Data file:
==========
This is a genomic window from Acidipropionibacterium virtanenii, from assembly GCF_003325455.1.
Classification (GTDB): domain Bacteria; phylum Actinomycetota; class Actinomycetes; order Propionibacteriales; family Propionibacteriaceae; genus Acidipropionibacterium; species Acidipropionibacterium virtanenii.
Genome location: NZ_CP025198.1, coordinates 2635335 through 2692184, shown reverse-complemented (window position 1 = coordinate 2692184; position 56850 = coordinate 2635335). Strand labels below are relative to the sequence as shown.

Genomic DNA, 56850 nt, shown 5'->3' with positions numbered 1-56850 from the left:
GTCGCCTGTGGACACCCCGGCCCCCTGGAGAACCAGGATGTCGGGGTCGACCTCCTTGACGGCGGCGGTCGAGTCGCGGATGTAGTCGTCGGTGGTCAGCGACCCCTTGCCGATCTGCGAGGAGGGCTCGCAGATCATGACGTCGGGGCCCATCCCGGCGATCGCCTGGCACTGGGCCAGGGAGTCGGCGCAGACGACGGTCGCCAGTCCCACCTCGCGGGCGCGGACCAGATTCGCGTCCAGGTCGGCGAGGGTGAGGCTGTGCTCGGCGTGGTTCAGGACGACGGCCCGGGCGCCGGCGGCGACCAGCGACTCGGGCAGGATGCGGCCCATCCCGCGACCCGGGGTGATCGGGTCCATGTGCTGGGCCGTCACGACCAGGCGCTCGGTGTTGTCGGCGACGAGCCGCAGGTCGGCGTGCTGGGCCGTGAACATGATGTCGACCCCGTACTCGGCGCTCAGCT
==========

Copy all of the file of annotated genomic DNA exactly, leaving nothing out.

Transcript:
This is a genomic window from Acidipropionibacterium virtanenii, from assembly GCF_003325455.1.
Classification (GTDB): domain Bacteria; phylum Actinomycetota; class Actinomycetes; order Propionibacteriales; family Propionibacteriaceae; genus Acidipropionibacterium; species Acidipropionibacterium virtanenii.
Genome location: NZ_CP025198.1, coordinates 2635335 through 2692184, shown reverse-complemented (window position 1 = coordinate 2692184; position 56850 = coordinate 2635335). Strand labels below are relative to the sequence as shown.

Genomic DNA, 56850 nt, shown 5'->3' with positions numbered 1-56850 from the left:
GTCGCCTGTGGACACCCCGGCCCCCTGGAGAACCAGGATGTCGGGGTCGACCTCCTTGACGGCGGCGGTCGAGTCGCGGATGTAGTCGTCGGTGGTCAGCGACCCCTTGCCGATCTGCGAGGAGGGCTCGCAGATCATGACGTCGGGGCCCATCCCGGCGATCGCCTGGCACTGGGCCAGGGAGTCGGCGCAGACGACGGTCGCCAGTCCCACCTCGCGGGCGCGGACCAGATTCGCGTCCAGGTCGGCGAGGGTGAGGCTGTGCTCGGCGTGGTTCAGGACGACGGCCCGGGCGCCGGCGGCGACCAGCGACTCGGGCAGGATGCGGCCCATCCCGCGACCCGGGGTGATCGGGTCCATGTGCTGGGCCGTCACGACCAGGCGCTCGGTGTTGTCGGCGACGAGCCGCAGGTCGGCGTGCTGGGCCGTGAACATGATGTCGACCCCGTACTCGGCGCTCAGCT